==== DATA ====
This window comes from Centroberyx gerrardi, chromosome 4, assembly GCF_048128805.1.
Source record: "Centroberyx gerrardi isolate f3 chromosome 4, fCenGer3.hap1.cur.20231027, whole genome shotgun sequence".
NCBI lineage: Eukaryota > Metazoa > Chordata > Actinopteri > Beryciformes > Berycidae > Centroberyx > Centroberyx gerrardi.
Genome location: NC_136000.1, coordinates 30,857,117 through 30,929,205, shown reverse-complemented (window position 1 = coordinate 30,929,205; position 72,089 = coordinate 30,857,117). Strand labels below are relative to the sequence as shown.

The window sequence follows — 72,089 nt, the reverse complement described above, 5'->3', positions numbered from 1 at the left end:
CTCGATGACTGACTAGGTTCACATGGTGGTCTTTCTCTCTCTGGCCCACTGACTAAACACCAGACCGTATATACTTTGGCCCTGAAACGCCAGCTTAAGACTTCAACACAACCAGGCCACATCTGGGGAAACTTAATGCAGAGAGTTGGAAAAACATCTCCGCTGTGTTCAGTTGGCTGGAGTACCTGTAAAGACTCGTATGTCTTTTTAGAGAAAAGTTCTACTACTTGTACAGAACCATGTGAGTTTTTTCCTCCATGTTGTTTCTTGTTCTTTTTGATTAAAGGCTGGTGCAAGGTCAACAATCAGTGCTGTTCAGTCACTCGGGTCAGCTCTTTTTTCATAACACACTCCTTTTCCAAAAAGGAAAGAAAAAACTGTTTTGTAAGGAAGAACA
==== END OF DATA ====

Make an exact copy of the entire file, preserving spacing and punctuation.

This window comes from Centroberyx gerrardi, chromosome 4, assembly GCF_048128805.1.
Source record: "Centroberyx gerrardi isolate f3 chromosome 4, fCenGer3.hap1.cur.20231027, whole genome shotgun sequence".
NCBI lineage: Eukaryota > Metazoa > Chordata > Actinopteri > Beryciformes > Berycidae > Centroberyx > Centroberyx gerrardi.
Genome location: NC_136000.1, coordinates 30,857,117 through 30,929,205, shown reverse-complemented (window position 1 = coordinate 30,929,205; position 72,089 = coordinate 30,857,117). Strand labels below are relative to the sequence as shown.

The window sequence follows — 72,089 nt, the reverse complement described above, 5'->3', positions numbered from 1 at the left end:
CTCGATGACTGACTAGGTTCACATGGTGGTCTTTCTCTCTCTGGCCCACTGACTAAACACCAGACCGTATATACTTTGGCCCTGAAACGCCAGCTTAAGACTTCAACACAACCAGGCCACATCTGGGGAAACTTAATGCAGAGAGTTGGAAAAACATCTCCGCTGTGTTCAGTTGGCTGGAGTACCTGTAAAGACTCGTATGTCTTTTTAGAGAAAAGTTCTACTACTTGTACAGAACCATGTGAGTTTTTTCCTCCATGTTGTTTCTTGTTCTTTTTGATTAAAGGCTGGTGCAAGGTCAACAATCAGTGCTGTTCAGTCACTCGGGTCAGCTCTTTTTTCATAACACACTCCTTTTCCAAAAAGGAAAGAAAAAACTGTTTTGTAAGGAAGAACA